You’d have to be a complete idiot to believe the conspiracy theory being peddled by Hillary Clinton that Donald Trump is colluding with Russian intelligence to win the presidential election. It’s not merely over the top. It’s a paranoid fantasy.
But the meme is being repeated over and over.
It all seemingly began with Wikileaks on July 22 revealing Democratic National Committee (DNC) emails proving that the party was favoring Hillary Clinton over Bernie Sanders in the presidential primary on the eve of the party’s convention in Philadelphia.
Almost instantly, Obama administration officials were unsurprisingly pointing the finger at the Kremlin.
Because, the breach actually was not news. On June 14, the Washington Post had already reported beyond a shadow of a doubt that, “Russian government hackers penetrated the computer network of the Democratic National Committee and gained access to the entire database of opposition research on GOP presidential candidate Donald Trump, according to committee officials and security experts who responded to the breach.”
Therefore, by the time Wikileaks dumped the emails, the Russian origins of the breach were already a known quantity.
Trump, responding to the leaked DNC emails story and the Russian connection, joked about the breach at a press event, implicating Clinton’s other email scandal, saying, “Russia, if you’re listening, I hope you’re able to find the 30,000 emails that are missing. I think you’ll be rewarded mightily by our press.”
But that was not actually news, either. The Associated Press had reported in Sept. 2015 that Hillary Clinton’s private email server — you know, the one she denied contained classified information but really did — might have been penetrated by the Russians.
And by May 2016, it was reported by the popular political blog Gateway Pundit that Moscow had actually succeeded in penetrating Clinton’s emails and was carefully considering whether to leak the trove of documents, said to total 20,000. Allegedly, the Russians had piggybacked onto Clinton’s server by monitoring the renowned hacker known as Guccifer.
A month prior, the Panama Papers were revealed by the International Consortium of Investigative Journalists that proved embarrassing to the Russian government after linking Russian President Vladimir Putin to offshore accounts. Putin laid the blame for the Panama Papers leak squarely at the feet of the U.S., saying at a press conference in April, “They are trying to destabilize us from within in order to make us more compliant.”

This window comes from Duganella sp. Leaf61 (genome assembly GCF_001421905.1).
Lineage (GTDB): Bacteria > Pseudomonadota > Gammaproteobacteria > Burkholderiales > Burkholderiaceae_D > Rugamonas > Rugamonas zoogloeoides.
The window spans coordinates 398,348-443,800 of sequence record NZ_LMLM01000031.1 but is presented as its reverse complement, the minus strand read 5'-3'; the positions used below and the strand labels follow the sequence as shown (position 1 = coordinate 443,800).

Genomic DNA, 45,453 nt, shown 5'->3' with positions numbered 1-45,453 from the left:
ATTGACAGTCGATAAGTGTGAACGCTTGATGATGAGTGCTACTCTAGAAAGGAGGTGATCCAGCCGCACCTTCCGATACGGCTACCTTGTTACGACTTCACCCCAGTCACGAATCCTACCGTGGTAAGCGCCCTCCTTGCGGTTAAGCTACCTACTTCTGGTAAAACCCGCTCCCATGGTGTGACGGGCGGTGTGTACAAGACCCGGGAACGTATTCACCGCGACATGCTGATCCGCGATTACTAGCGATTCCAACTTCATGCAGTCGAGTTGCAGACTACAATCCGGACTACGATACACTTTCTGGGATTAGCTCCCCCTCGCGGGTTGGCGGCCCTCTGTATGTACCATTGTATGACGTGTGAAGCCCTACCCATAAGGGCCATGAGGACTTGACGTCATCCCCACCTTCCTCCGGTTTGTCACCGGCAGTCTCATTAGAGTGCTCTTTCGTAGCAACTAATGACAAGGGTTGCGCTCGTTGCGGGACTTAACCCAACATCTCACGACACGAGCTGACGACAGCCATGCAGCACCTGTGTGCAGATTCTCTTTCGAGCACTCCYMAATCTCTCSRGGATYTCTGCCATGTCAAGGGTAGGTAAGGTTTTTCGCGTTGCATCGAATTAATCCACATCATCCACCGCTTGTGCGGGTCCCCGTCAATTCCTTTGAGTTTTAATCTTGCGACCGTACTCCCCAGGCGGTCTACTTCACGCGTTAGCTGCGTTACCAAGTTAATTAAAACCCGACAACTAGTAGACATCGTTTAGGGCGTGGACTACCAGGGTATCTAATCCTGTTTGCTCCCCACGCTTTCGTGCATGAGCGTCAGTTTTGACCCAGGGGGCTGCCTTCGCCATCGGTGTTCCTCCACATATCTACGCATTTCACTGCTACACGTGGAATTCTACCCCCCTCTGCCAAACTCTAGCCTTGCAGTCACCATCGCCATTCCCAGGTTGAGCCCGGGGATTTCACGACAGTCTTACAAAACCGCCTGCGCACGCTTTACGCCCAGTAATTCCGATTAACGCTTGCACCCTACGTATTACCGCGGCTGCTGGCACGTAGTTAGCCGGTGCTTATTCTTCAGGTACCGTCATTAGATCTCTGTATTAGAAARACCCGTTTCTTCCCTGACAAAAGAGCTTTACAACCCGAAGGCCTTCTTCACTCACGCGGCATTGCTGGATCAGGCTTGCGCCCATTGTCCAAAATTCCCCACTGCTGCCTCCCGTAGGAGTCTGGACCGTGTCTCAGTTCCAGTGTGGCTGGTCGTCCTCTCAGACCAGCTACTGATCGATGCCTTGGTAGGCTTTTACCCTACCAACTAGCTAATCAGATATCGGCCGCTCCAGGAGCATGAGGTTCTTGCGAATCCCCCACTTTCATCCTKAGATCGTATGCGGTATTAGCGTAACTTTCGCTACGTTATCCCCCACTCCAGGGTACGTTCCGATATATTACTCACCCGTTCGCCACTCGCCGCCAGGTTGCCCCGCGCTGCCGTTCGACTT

Did U.S.-backed Panama Papers revelations provoke a Russian-backed threat to expose Clinton’s private server emails and then the DNC email release via Wikileaks? If so, these document dumps could actually be a high stakes spy game of tit for tat between Russia and U.S., designed to weaken both administrations.
None of that implicates Trump, really. He was responding to news dispatches at the July press conference. And if the original June Washington Post report on the DNC email hack was to be believed, it was not just the DNC that had been breached. Trump too was targeted, according to a report, which stated, “The networks of presidential candidates Hillary Clinton and Donald Trump were also targeted by Russian spies, as were the computers of some Republican political action committees, U.S. officials said.”
But that didn’t stop Clinton. Within 9 days of the Wikileaks hack, she appeared on Fox News Sunday linking the hacks to Trump for good measure, saying, “We know that Russian intelligence services hacked into the DNC, and we know that they arranged for a lot of those emails to be released, and we know that Donald Trump has shown a very troubling willingness to back up Putin, to support Putin.” Here, Clinton is implicating her opponent, Trump, of engaging in espionage, admittedly via innuendo.